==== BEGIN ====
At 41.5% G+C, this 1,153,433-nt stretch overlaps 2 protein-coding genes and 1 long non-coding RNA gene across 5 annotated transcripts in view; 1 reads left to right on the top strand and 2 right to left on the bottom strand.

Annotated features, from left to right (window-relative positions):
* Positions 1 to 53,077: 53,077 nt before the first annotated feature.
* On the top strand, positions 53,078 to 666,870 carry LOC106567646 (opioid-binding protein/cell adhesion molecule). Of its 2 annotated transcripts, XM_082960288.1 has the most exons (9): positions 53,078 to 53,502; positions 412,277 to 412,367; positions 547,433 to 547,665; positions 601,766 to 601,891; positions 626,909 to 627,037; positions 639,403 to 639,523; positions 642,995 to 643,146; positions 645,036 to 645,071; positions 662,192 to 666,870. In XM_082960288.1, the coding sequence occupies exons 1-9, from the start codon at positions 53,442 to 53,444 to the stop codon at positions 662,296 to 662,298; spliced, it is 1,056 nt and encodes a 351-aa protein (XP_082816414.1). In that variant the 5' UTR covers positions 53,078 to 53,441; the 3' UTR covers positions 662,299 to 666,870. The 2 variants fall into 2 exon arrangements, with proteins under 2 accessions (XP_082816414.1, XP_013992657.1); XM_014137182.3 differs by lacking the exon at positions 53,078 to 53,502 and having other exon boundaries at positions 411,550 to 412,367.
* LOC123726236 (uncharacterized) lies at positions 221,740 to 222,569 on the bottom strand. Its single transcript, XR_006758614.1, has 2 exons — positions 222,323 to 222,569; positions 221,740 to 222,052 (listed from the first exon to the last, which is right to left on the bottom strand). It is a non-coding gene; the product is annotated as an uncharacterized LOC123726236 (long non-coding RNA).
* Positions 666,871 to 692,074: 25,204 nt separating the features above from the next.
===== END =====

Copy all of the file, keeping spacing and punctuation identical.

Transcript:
At 41.5% G+C, this 1,153,433-nt stretch overlaps 2 protein-coding genes and 1 long non-coding RNA gene across 5 annotated transcripts in view; 1 reads left to right on the top strand and 2 right to left on the bottom strand.

Annotated features, from left to right (window-relative positions):
* Positions 1 to 53,077: 53,077 nt before the first annotated feature.
* On the top strand, positions 53,078 to 666,870 carry LOC106567646 (opioid-binding protein/cell adhesion molecule). Of its 2 annotated transcripts, XM_082960288.1 has the most exons (9): positions 53,078 to 53,502; positions 412,277 to 412,367; positions 547,433 to 547,665; positions 601,766 to 601,891; positions 626,909 to 627,037; positions 639,403 to 639,523; positions 642,995 to 643,146; positions 645,036 to 645,071; positions 662,192 to 666,870. In XM_082960288.1, the coding sequence occupies exons 1-9, from the start codon at positions 53,442 to 53,444 to the stop codon at positions 662,296 to 662,298; spliced, it is 1,056 nt and encodes a 351-aa protein (XP_082816414.1). In that variant the 5' UTR covers positions 53,078 to 53,441; the 3' UTR covers positions 662,299 to 666,870. The 2 variants fall into 2 exon arrangements, with proteins under 2 accessions (XP_082816414.1, XP_013992657.1); XM_014137182.3 differs by lacking the exon at positions 53,078 to 53,502 and having other exon boundaries at positions 411,550 to 412,367.
* LOC123726236 (uncharacterized) lies at positions 221,740 to 222,569 on the bottom strand. Its single transcript, XR_006758614.1, has 2 exons — positions 222,323 to 222,569; positions 221,740 to 222,052 (listed from the first exon to the last, which is right to left on the bottom strand). It is a non-coding gene; the product is annotated as an uncharacterized LOC123726236 (long non-coding RNA).
* Positions 666,871 to 692,074: 25,204 nt separating the features above from the next.